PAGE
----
28 Days Later and his insistently non-zombie-zombies), blood-thirsty, and, I kid you not, they start sprouting snouts, whiskers, and pronounced rodent incisors. Perhaps the "were-" prefix is unwarranted, as the change isn't brought on by the moon and doesn't appear to be transitory by any means (as in the bitten stay infected, with no hope of "changing back"). Anyway, despite being warned to "stay indoors", Clutch soon is moved to head out into the now Rattus sapien infested island to find his soldier daughter (Blair), returning from Iraq, and a woman from his building named Kay (Corre), who Clutch shares a mutual flirtation/attraction thing with.

While there's plenty to laugh about here (both intentionally and unintentionally, including what Clutch decides to arm himself with when heading out into the dangerous Manhattan streets, which I'll get to later in the
Fightin' section), everything is taken pretty much on the level in regards to tenor and plot. The urge to play up rat-tendencies in people and how that could be exploited (what, no giant block of cheddar in a snap trap as a deus ex machina?) is handled with a light touch, and we get a pretty tense (if derivative) chase-and-get-back-to-the-barricaded-apartment zombie exercise. I have to give credit to the writers and actors for creating some people you actually cared about and hoped didn't get turned into were-rats. It was, by a long mile, the best acted of the movies I saw at the festival. On the bad side, it also suffered from the most blatant overuse of shaky-cam for the entire festival  (and that's saying something with the nearly unwatchable, dramamine-worthy Unearthed in the line-up). One could argue that this was a necessity, so we didn't get too good a look at the were-rat make-up, but after a while I just had to close my eyes and listen to the non-action, talking scenes, which is unfortunate. Something for Director Jim Mickle and cinematographer Ryan Samul to think about for their next features (or perhaps these were post-production shakes, so my comments are directed solely at Mickle who pulled triple-duty as director, editor, and co-writer along with the movie's star Damici). There's enough talent and promise shown here to hope for bigger and better things in the future for all involved.

The Fightin' - 1 - 2 - 3 - 4

I was recently reading on a movie message board I frequent about the armory of weapons many have amassed in the event of a zombie attack. The board members were debating the effectiveness of certain munitions (such is the minutiae of our nerdliness) and one of my friends mentioned the uselessness of his judo training in the event of the zomb-pocalypse, what with all the nipping and clawing and brain devouring. The effects of a zombie bite have been well documented in movie history, so hand-to-hand combat is a definite no-no. And this movie was no different. They actually say, flat out, that the "disease" is spread by the transfusion of bodily fluids.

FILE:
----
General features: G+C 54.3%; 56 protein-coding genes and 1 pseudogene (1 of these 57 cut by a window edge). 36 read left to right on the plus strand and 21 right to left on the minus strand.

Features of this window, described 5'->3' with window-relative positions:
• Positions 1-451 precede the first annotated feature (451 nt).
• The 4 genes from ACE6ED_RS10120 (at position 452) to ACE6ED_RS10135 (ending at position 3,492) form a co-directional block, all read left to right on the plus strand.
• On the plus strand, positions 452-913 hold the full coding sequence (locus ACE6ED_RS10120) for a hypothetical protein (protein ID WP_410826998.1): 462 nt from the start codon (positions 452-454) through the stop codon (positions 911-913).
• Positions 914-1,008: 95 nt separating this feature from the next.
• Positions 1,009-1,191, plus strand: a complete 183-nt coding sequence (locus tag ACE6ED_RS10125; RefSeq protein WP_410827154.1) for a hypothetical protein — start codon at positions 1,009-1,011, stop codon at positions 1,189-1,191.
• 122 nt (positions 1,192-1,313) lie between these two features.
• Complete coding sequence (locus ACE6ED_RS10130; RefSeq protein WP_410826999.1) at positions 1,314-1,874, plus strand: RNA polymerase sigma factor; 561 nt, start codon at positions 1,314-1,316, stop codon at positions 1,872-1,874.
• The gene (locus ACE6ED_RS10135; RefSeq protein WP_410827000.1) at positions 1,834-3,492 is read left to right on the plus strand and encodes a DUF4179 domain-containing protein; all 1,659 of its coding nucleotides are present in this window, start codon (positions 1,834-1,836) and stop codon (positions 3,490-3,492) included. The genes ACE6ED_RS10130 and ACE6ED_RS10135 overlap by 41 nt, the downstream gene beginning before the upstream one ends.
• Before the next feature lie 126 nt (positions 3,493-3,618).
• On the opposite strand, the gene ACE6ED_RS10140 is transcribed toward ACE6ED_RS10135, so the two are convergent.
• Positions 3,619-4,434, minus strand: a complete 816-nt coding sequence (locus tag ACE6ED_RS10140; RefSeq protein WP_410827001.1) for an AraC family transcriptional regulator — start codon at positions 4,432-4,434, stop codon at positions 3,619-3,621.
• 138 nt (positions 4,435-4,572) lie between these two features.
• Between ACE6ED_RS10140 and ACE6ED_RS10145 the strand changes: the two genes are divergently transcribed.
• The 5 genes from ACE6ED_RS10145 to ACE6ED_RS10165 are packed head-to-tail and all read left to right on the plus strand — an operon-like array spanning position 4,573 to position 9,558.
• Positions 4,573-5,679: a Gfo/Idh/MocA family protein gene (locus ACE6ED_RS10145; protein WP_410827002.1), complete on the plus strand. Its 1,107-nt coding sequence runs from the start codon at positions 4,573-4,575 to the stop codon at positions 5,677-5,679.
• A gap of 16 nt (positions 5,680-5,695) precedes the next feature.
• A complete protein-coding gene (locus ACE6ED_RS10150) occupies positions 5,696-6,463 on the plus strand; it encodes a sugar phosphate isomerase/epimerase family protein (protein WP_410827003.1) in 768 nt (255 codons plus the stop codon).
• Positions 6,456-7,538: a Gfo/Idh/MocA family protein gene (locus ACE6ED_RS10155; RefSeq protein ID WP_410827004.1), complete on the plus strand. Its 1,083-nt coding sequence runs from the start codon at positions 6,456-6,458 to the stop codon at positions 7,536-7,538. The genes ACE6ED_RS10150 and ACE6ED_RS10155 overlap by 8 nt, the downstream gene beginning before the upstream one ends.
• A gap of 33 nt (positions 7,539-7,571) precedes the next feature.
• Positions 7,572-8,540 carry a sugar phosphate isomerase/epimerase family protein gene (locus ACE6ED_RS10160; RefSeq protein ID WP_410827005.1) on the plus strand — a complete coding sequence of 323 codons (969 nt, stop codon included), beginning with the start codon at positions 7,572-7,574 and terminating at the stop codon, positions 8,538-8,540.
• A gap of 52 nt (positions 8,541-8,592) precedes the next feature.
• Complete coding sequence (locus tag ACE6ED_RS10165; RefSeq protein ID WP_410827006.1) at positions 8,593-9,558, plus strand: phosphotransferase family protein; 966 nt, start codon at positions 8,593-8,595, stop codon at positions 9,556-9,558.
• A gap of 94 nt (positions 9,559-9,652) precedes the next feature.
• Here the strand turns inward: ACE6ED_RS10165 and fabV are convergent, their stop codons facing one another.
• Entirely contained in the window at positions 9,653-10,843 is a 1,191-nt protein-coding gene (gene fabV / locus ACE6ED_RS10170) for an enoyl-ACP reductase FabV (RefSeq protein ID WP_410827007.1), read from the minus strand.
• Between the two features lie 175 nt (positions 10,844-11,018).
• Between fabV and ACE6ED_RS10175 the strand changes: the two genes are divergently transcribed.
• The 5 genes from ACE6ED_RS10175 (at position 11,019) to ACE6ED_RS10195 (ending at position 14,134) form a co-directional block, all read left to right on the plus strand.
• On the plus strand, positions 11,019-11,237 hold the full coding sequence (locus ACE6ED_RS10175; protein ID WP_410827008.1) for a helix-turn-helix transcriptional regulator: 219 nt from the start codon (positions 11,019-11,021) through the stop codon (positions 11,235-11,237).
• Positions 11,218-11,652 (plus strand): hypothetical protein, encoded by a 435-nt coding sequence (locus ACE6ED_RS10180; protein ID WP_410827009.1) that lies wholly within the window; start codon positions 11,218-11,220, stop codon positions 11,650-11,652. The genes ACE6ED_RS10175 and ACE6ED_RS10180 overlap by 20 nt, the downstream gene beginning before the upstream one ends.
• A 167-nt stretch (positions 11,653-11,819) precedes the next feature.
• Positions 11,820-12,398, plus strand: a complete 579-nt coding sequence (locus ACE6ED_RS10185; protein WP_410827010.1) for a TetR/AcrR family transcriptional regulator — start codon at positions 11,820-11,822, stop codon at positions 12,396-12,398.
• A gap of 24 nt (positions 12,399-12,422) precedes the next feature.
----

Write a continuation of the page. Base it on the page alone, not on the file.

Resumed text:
So what does Clutch do? He wraps up his mitts and goes out punching zombiefied were-rats! To hell with a gun! Or even a decent sized stick! Hell, I'd be happy with even an old pair of boxing gloves. But no... let's get within an arm's length of these slobbering, biting monstrosities and pray no cuts show up on our cloth-wrapped knuckles! It's ill advised on his part, but, admittedly, fun to watch Clutch running pell-mell into the night, clocking the bad guys. So minus 6 points for common sense, but plus 4 for good ol' fashioned goofy fun.

Overall Rating - 1 - 2 - 3 - 4 - 5 (and a very rare !)

I realize that saying this movie was the best of Horrorfest 2007 is akin to handing out the valedictorian honors at Summer School. The competition was about as stiff as boiled celery. But I do want to give credit where credit is due. Mulberry Street was passable for a horror movie. There were enough visceral thrills, acting ability, and originality in the use of rat-based traits for the infected masses (I loved that one trapped were-rat gnawed and clawed his way through the drywall and into the walls to make his escape) that I could recommend it. Yes, this particular horror oeuvre has been very well mined lately (and the ending is a straight lift from the grandaddy of all zombie flicks), but there was plenty to like along the way. Would I run out and buy a copy? Probably not. Would I put it in my Netflix queue in anticipation of a b-movie horror night? Definitely.

I'm breaking out the very rare " a count" because I saw something at work here (that is, when the camera would stop shaking) that tells me we can (hopefully) expect better from this group of filmmakers and actors in the future. I hope they stay firmly in this genre and don't go gettin' all respectable like.

Rob Tillisch

P.S. - And a very special thanks to my brother, Mike, for buying me a ticket to this dubious event and suffering through it along with me (and, for the record, his favorite of the festival was Lake Dead, so make of that what you will...) Thanks Mike.